Global Justice Center Blog
FOR IMMEDIATE RELEASE – April 14, 2016
[NEW YORK, NY] – It is now two years since Boko Haram abducted nearly 300 Chibok Christian schoolgirls. The loud global rallying cry, which included Michelle Obama, to “Bring Back Our Girls”, has not stopped Boko Haram from targeting women and girls with heinous crimes including kidnappings, rapes, forced pregnancies, forced conversion, and murder by forced suicide.
The House of Lord's Select Committee on Sexual Violence in Conflict published a report on March 22, 2016 titled, "Sexual Violence in Conflict: A War Crime," that includes strong language supporting the EU's "Anti-Helms Amendment" and cites to GJC. This report demonstrates strong UK support for the EU's leadership in divorcing itself from the US' Helms Amendment. You can read excerpts from the report below.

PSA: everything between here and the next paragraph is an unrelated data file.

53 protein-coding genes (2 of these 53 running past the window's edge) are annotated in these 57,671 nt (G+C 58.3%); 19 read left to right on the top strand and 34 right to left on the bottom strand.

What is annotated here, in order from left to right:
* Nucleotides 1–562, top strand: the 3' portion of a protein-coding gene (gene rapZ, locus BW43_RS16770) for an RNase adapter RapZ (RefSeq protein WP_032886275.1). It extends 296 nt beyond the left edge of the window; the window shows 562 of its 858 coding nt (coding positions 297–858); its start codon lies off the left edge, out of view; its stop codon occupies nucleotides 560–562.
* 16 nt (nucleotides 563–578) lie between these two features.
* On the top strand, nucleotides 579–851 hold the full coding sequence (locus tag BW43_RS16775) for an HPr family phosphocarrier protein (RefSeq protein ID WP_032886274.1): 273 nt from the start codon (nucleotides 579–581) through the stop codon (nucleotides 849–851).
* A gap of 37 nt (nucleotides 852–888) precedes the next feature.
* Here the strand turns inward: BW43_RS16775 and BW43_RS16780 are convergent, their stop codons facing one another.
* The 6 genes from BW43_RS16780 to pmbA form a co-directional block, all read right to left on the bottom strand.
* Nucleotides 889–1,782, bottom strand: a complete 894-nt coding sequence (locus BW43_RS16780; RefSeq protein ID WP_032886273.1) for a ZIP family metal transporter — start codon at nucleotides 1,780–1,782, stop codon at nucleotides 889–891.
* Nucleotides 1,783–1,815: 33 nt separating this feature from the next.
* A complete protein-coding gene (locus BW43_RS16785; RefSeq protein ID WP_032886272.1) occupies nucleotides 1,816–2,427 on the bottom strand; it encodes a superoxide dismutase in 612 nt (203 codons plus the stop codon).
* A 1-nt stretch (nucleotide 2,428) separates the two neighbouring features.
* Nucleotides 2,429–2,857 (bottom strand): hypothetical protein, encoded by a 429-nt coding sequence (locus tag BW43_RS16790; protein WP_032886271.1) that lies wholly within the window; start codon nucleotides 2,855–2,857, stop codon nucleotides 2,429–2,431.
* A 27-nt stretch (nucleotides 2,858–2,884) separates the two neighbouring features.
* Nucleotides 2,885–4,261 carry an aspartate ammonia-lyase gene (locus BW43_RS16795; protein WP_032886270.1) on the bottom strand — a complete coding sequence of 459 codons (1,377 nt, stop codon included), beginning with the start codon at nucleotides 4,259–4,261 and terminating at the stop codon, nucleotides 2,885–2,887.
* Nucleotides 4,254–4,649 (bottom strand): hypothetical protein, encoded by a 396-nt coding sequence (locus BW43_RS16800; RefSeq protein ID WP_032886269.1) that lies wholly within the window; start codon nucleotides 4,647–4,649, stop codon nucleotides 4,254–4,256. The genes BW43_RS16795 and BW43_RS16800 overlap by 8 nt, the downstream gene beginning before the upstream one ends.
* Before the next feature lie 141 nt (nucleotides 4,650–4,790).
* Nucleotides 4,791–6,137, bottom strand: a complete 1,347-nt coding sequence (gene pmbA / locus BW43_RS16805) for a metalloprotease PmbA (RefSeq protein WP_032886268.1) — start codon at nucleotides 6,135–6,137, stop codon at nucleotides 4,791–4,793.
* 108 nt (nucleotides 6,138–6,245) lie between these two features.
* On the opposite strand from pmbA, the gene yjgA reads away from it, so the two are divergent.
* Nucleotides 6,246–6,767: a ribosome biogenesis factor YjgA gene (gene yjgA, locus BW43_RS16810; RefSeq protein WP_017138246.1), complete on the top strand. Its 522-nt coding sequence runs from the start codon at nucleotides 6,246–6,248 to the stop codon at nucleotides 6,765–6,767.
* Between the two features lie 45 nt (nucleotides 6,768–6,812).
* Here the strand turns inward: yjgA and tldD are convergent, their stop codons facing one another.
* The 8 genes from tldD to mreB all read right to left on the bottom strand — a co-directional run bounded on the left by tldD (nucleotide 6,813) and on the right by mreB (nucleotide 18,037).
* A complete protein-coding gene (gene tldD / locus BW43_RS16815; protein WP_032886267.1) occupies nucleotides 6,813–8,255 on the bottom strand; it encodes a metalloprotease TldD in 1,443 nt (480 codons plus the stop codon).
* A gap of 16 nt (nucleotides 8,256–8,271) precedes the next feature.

From the Summary of Recommendations:
57. Women and girls who are victims of war rape should have access to safe abortion services. We support the approach that has been adopted in this respect by the UK and the EU. We believe the current enforcement of the Helms Amendment by the US administration is contrary to international human rights law (IHRL) and undermines the protections of international humanitarian law (IHL). Where women who are victims of war rape have borne children as a result of that rape, we believe they should be able to access maternity services and receive continued financial and other support from their respective state. (Paragraph 217)
From the full report: